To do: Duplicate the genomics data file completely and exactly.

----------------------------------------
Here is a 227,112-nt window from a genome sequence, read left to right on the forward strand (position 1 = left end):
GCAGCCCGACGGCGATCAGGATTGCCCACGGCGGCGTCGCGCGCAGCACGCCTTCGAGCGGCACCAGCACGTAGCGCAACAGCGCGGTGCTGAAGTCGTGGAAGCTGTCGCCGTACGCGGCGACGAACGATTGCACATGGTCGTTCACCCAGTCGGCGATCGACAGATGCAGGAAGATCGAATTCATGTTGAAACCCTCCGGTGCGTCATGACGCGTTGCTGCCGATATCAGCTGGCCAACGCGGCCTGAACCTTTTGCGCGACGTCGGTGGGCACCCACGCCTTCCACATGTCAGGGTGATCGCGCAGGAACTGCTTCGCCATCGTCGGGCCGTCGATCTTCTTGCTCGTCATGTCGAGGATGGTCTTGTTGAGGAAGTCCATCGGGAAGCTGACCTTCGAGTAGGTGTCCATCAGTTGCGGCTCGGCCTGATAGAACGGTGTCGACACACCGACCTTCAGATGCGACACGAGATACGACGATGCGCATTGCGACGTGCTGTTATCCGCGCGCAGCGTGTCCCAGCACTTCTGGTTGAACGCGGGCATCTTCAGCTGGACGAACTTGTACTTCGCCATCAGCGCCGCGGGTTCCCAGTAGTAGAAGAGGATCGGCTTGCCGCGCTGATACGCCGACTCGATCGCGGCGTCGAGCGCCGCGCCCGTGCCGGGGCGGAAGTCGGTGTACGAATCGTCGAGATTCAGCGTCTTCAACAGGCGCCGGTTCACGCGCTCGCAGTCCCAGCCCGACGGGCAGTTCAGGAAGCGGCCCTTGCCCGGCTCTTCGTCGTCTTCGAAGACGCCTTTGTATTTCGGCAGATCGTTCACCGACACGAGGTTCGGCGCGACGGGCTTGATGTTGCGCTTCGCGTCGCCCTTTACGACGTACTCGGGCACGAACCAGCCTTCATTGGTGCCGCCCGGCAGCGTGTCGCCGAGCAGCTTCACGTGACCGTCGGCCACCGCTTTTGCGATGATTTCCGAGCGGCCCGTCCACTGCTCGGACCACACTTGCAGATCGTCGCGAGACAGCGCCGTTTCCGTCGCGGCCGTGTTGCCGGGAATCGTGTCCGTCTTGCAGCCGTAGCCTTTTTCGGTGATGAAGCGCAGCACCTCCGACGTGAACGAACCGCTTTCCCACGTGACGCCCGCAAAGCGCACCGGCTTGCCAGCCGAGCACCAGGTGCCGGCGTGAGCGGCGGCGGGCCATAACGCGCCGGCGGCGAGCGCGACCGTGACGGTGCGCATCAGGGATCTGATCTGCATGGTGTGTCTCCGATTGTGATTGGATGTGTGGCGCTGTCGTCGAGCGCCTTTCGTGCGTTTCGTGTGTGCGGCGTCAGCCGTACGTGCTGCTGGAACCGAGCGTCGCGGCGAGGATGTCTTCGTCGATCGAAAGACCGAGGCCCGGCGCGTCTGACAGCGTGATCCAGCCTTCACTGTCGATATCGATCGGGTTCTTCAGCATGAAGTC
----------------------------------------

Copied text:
Here is a 227,112-nt window from a genome sequence, read left to right on the forward strand (position 1 = left end):
GCAGCCCGACGGCGATCAGGATTGCCCACGGCGGCGTCGCGCGCAGCACGCCTTCGAGCGGCACCAGCACGTAGCGCAACAGCGCGGTGCTGAAGTCGTGGAAGCTGTCGCCGTACGCGGCGACGAACGATTGCACATGGTCGTTCACCCAGTCGGCGATCGACAGATGCAGGAAGATCGAATTCATGTTGAAACCCTCCGGTGCGTCATGACGCGTTGCTGCCGATATCAGCTGGCCAACGCGGCCTGAACCTTTTGCGCGACGTCGGTGGGCACCCACGCCTTCCACATGTCAGGGTGATCGCGCAGGAACTGCTTCGCCATCGTCGGGCCGTCGATCTTCTTGCTCGTCATGTCGAGGATGGTCTTGTTGAGGAAGTCCATCGGGAAGCTGACCTTCGAGTAGGTGTCCATCAGTTGCGGCTCGGCCTGATAGAACGGTGTCGACACACCGACCTTCAGATGCGACACGAGATACGACGATGCGCATTGCGACGTGCTGTTATCCGCGCGCAGCGTGTCCCAGCACTTCTGGTTGAACGCGGGCATCTTCAGCTGGACGAACTTGTACTTCGCCATCAGCGCCGCGGGTTCCCAGTAGTAGAAGAGGATCGGCTTGCCGCGCTGATACGCCGACTCGATCGCGGCGTCGAGCGCCGCGCCCGTGCCGGGGCGGAAGTCGGTGTACGAATCGTCGAGATTCAGCGTCTTCAACAGGCGCCGGTTCACGCGCTCGCAGTCCCAGCCCGACGGGCAGTTCAGGAAGCGGCCCTTGCCCGGCTCTTCGTCGTCTTCGAAGACGCCTTTGTATTTCGGCAGATCGTTCACCGACACGAGGTTCGGCGCGACGGGCTTGATGTTGCGCTTCGCGTCGCCCTTTACGACGTACTCGGGCACGAACCAGCCTTCATTGGTGCCGCCCGGCAGCGTGTCGCCGAGCAGCTTCACGTGACCGTCGGCCACCGCTTTTGCGATGATTTCCGAGCGGCCCGTCCACTGCTCGGACCACACTTGCAGATCGTCGCGAGACAGCGCCGTTTCCGTCGCGGCCGTGTTGCCGGGAATCGTGTCCGTCTTGCAGCCGTAGCCTTTTTCGGTGATGAAGCGCAGCACCTCCGACGTGAACGAACCGCTTTCCCACGTGACGCCCGCAAAGCGCACCGGCTTGCCAGCCGAGCACCAGGTGCCGGCGTGAGCGGCGGCGGGCCATAACGCGCCGGCGGCGAGCGCGACCGTGACGGTGCGCATCAGGGATCTGATCTGCATGGTGTGTCTCCGATTGTGATTGGATGTGTGGCGCTGTCGTCGAGCGCCTTTCGTGCGTTTCGTGTGTGCGGCGTCAGCCGTACGTGCTGCTGGAACCGAGCGTCGCGGCGAGGATGTCTTCGTCGATCGAAAGACCGAGGCCCGGCGCGTCTGACAGCGTGATCCAGCCTTCACTGTCGATATCGATCGGGTTCTTCAGCATGAAGTC